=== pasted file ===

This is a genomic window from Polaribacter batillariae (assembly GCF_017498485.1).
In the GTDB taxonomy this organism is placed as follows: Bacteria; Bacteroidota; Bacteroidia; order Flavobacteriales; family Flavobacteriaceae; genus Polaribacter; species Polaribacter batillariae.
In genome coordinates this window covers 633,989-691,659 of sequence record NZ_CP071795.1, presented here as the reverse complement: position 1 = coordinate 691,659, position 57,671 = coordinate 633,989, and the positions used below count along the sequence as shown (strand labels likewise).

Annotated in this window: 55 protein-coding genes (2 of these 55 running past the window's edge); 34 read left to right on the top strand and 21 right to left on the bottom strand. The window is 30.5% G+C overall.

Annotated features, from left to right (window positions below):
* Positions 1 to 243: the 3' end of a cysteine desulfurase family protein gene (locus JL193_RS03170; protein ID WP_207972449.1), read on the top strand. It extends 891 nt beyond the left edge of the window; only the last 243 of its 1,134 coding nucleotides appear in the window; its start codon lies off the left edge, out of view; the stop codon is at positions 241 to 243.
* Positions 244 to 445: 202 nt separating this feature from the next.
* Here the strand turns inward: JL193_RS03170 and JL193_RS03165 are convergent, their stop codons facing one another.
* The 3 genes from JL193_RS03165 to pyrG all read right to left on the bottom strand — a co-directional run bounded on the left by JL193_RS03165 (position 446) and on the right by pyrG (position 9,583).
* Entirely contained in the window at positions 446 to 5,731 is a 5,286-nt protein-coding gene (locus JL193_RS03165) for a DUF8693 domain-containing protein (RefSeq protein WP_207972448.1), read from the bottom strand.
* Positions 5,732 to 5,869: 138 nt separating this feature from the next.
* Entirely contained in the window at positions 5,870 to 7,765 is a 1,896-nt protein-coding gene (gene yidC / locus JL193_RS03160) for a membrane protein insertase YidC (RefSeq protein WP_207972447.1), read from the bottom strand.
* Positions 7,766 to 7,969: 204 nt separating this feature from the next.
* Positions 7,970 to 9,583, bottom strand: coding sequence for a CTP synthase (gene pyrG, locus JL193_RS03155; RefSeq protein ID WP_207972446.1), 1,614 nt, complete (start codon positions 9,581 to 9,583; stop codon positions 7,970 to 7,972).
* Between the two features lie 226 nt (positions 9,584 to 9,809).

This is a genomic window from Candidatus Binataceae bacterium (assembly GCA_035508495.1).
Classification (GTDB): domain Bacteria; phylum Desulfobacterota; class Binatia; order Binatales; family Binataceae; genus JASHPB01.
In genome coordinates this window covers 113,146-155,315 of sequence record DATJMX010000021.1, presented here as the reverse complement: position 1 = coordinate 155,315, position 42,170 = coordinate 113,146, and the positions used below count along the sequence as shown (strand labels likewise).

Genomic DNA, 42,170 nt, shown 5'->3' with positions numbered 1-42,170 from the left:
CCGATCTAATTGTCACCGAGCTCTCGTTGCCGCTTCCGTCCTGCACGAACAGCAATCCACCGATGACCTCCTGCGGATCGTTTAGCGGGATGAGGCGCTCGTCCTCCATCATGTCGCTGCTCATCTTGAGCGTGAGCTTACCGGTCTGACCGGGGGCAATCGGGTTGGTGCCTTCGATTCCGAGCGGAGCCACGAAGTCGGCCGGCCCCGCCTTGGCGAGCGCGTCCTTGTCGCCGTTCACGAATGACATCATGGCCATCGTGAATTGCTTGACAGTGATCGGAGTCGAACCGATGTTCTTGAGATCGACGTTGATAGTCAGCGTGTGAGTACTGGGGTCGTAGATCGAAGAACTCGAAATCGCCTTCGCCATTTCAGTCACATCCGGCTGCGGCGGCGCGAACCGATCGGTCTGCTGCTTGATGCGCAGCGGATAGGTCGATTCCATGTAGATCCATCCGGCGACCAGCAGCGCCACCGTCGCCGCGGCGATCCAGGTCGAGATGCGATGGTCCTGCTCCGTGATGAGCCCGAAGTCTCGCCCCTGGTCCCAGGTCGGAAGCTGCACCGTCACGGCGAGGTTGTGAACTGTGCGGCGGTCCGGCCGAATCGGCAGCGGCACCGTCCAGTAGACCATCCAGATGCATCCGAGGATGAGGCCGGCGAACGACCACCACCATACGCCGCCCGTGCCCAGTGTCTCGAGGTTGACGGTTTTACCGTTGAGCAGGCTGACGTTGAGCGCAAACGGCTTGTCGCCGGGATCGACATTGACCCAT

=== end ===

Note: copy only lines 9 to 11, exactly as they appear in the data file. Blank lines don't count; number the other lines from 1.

* The 3 genes from JL193_RS03165 to pyrG all read right to left on the bottom strand — a co-directional run bounded on the left by JL193_RS03165 (position 446) and on the right by pyrG (position 9,583).
* Entirely contained in the window at positions 446 to 5,731 is a 5,286-nt protein-coding gene (locus JL193_RS03165) for a DUF8693 domain-containing protein (RefSeq protein WP_207972448.1), read from the bottom strand.
* Positions 5,732 to 5,869: 138 nt separating this feature from the next.